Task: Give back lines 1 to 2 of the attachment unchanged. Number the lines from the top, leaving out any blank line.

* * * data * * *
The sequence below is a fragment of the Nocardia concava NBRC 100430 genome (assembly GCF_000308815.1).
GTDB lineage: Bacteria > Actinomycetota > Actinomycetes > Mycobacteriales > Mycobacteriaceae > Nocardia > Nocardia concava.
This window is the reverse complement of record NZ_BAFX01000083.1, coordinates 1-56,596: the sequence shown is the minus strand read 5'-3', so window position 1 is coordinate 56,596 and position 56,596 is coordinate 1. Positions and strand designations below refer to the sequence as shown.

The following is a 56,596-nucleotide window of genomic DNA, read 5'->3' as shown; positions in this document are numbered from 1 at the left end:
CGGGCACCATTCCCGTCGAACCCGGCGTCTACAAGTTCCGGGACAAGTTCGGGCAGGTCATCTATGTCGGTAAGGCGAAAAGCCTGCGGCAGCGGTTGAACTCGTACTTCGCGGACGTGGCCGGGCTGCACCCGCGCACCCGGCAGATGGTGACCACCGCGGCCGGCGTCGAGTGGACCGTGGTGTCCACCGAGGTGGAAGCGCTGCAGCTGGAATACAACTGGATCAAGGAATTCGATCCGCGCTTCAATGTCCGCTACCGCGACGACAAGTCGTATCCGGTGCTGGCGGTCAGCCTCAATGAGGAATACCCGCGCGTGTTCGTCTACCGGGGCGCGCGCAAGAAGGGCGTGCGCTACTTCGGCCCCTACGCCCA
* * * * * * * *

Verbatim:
The sequence below is a fragment of the Nocardia concava NBRC 100430 genome (assembly GCF_000308815.1).
GTDB lineage: Bacteria > Actinomycetota > Actinomycetes > Mycobacteriales > Mycobacteriaceae > Nocardia > Nocardia concava.